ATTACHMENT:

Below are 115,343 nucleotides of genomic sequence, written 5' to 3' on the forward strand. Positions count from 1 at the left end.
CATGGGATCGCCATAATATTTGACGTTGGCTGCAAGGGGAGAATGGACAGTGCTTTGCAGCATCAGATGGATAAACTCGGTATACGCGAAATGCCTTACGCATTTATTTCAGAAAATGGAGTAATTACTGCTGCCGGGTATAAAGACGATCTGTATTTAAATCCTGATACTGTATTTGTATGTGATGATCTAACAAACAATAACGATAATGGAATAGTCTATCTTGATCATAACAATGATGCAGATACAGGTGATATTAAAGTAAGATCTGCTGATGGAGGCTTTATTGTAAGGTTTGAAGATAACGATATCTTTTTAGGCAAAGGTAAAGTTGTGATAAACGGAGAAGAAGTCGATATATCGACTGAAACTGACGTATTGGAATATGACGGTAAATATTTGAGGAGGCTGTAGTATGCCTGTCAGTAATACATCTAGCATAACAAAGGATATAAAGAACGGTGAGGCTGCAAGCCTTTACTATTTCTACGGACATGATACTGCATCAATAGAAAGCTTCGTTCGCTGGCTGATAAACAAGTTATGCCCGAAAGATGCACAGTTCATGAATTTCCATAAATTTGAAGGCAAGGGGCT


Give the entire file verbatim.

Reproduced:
Below are 115,343 nucleotides of genomic sequence, written 5' to 3' on the forward strand. Positions count from 1 at the left end.
CATGGGATCGCCATAATATTTGACGTTGGCTGCAAGGGGAGAATGGACAGTGCTTTGCAGCATCAGATGGATAAACTCGGTATACGCGAAATGCCTTACGCATTTATTTCAGAAAATGGAGTAATTACTGCTGCCGGGTATAAAGACGATCTGTATTTAAATCCTGATACTGTATTTGTATGTGATGATCTAACAAACAATAACGATAATGGAATAGTCTATCTTGATCATAACAATGATGCAGATACAGGTGATATTAAAGTAAGATCTGCTGATGGAGGCTTTATTGTAAGGTTTGAAGATAACGATATCTTTTTAGGCAAAGGTAAAGTTGTGATAAACGGAGAAGAAGTCGATATATCGACTGAAACTGACGTATTGGAATATGACGGTAAATATTTGAGGAGGCTGTAGTATGCCTGTCAGTAATACATCTAGCATAACAAAGGATATAAAGAACGGTGAGGCTGCAAGCCTTTACTATTTCTACGGACATGATACTGCATCAATAGAAAGCTTCGTTCGCTGGCTGATAAACAAGTTATGCCCGAAAGATGCACAGTTCATGAATTTCCATAAATTTGAAGGCAAGGGGCT